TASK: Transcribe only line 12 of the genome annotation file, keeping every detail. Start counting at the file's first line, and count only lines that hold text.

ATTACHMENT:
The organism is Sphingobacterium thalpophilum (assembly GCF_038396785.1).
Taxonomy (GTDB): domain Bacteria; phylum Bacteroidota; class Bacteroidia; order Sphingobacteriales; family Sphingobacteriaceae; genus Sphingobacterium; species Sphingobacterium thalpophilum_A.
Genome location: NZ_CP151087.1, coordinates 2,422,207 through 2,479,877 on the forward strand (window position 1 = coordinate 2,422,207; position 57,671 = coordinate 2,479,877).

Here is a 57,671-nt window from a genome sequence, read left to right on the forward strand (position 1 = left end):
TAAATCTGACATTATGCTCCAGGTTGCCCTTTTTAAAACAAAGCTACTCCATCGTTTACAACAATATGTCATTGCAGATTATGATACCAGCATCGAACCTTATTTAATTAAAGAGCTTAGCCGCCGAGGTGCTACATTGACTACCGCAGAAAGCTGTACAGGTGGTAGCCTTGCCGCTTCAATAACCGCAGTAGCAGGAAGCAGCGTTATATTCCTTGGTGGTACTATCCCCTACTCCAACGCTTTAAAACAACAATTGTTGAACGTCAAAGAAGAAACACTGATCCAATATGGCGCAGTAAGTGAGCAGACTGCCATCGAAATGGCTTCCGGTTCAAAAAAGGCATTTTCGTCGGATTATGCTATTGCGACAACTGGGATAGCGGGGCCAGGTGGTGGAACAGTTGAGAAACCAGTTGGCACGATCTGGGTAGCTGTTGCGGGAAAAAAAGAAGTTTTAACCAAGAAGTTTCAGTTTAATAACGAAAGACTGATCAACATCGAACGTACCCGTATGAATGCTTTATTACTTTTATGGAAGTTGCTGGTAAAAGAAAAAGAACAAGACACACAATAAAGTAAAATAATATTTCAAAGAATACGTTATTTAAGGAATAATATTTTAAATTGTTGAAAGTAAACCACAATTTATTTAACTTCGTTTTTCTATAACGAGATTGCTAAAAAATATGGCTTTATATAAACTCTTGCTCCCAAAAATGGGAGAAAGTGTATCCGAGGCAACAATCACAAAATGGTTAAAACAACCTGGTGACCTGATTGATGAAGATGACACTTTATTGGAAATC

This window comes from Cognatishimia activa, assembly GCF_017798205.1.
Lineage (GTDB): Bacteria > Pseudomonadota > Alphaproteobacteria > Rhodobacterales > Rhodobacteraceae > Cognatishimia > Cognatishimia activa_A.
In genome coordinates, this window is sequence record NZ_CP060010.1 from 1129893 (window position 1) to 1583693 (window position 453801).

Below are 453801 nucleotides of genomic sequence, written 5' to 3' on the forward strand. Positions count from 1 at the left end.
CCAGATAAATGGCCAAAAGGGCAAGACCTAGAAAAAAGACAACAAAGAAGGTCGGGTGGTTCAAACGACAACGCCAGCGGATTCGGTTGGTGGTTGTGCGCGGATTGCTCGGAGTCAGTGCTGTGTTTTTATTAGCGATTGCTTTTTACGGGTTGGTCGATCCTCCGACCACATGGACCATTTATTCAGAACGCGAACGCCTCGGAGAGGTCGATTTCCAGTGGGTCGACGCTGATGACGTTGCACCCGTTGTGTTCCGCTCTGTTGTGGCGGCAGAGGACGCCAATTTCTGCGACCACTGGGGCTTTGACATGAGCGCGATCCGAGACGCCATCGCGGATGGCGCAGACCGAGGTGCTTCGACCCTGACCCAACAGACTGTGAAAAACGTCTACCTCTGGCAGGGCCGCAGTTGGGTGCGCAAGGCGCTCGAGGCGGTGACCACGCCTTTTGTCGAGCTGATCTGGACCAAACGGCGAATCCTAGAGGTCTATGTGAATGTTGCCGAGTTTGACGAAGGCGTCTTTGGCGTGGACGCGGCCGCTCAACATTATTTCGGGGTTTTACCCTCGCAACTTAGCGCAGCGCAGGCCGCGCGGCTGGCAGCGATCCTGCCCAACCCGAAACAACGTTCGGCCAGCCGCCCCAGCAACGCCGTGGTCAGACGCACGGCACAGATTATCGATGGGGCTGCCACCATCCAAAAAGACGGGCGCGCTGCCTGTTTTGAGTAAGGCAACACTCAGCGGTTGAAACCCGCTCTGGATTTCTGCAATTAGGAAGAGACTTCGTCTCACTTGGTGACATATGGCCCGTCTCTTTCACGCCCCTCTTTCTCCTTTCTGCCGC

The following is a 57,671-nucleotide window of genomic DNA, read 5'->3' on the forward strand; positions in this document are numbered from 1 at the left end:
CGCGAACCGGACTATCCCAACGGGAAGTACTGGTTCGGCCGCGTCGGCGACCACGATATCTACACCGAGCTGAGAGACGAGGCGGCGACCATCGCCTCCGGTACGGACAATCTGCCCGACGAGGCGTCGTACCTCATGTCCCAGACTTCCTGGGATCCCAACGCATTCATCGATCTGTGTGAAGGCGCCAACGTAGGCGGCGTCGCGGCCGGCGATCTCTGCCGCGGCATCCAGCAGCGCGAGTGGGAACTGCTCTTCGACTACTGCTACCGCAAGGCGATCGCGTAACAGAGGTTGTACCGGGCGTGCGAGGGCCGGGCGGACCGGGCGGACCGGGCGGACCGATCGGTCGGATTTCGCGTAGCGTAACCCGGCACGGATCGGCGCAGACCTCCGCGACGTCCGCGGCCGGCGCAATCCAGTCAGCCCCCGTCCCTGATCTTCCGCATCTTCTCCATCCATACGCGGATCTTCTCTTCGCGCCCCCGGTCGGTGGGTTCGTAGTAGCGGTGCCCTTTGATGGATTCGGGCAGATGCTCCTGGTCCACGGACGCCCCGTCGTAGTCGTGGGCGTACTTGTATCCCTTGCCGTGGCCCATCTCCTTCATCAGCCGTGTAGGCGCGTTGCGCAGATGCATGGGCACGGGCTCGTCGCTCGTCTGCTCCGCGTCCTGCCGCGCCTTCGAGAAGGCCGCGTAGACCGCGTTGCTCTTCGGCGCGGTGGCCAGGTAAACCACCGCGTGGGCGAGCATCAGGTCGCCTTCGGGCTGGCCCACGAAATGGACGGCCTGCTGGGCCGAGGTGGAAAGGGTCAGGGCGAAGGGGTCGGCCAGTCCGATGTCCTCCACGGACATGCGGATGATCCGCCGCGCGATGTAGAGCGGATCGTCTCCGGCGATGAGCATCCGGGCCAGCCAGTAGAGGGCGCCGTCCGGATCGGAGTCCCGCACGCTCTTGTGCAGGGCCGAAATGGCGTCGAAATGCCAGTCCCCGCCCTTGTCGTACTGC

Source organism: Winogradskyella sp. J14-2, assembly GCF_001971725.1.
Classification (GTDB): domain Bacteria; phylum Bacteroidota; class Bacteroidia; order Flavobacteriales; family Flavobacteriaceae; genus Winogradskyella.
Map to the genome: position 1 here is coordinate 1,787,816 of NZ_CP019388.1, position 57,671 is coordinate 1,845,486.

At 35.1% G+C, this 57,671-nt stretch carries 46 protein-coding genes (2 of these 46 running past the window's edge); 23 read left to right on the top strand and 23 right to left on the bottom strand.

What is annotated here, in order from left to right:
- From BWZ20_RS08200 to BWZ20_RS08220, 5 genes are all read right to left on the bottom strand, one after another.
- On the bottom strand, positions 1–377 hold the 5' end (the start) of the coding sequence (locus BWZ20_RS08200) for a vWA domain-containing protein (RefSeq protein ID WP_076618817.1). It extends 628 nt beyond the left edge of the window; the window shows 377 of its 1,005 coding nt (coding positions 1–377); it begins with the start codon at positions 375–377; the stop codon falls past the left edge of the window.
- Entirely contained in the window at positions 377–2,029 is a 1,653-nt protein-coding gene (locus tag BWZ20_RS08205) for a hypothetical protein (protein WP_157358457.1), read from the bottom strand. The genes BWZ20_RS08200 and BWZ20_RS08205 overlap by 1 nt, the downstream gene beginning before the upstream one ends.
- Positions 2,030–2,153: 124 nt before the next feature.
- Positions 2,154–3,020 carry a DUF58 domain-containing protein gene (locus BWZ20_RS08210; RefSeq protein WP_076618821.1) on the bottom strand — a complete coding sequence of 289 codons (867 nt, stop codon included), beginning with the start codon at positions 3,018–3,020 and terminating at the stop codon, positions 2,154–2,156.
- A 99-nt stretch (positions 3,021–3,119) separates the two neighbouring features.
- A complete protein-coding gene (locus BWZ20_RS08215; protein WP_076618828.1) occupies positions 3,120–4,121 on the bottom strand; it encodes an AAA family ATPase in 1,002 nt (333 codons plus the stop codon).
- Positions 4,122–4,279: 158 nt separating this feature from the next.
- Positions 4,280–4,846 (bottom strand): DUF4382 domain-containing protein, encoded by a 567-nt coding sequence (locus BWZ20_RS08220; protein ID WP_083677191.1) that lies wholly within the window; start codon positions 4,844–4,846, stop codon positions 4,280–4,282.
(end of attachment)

CGCGAACCGGACTATCCCAACGGGAAGTACTGGTTCGGCCGCGTCGGCGACCACGATATCTACACCGAGCTGAGAGACGAGGCGGCGACCATCGCCTCCGGTACGGACAATCTGCCCGACGAGGCGTCGTACCTCATGTCCCAGACTTCCTGGGATCCCAACGCATTCATCGATCTGTGTGAAGGCGCCAACGTAGGCGGCGTCGCGGCCGGCGATCTCTGCCGCGGCATCCAGCAGCGCGAGTGGGAACTGCTCTTCGACTACTGCTACCGCAAGGCGATCGCGTAACAGAGGTTGTACCGGGCGTGCGAGGGCCGGGCGGACCGGGCGGACCGGGCGGACCGATCGGTCGGATTTCGCGTAGCGTAACCCGGCACGGATCGGCGCAGACCTCCGCGACGTCCGCGGCCGGCGCAATCCAGTCAGCCCCCGTCCCTGATCTTCCGCATCTTCTCCATCCATACGCGGATCTTCTCTTCGCGCCCCCGGTCGGTGGGTTCGTAGTAGCGGTGCCCTTTGATGGATTCGGGCAGATGCTCCTGGTCCACGGACGCCCCGTCGTAGTCGTGGGCGTACTTGTATCCCTTGCCGTGGCCCATCTCCTTCATCAGCCGTGTAGGCGCGTTGCGCAGATGCATGGGCACGGGCTCGTCGCTCGTCTGCTCCGCGTCCTGCCGCGCCTTCGAGAAGGCCGCGTAGACCGCGTTGCTCTTCGGCGCGGTGGCCAGGTAAACCACCGCGTGGGCGAGCATCAGGTCGCCTTCGGGCTGGCCCACGAAATGGACGGCCTGCTGGGCCGAGGTGGAAAGGGTCAGGGCGAAGGGGTCGGCCAGTCCGATGTCCTCCACGGACATGCGGATGATCCGCCGCGCGATGTAGAGCGGATCGTCTCCGGCGATGAGCATCCGGGCCAGCCAGTAGAGGGCGCCGTCCGGATCGGAGTCCCGCACGCTCTTGTGCAGGGCCGAAATGGCGTCGAAATGCCAGTCCCCGCCCTTGTCGTACTGC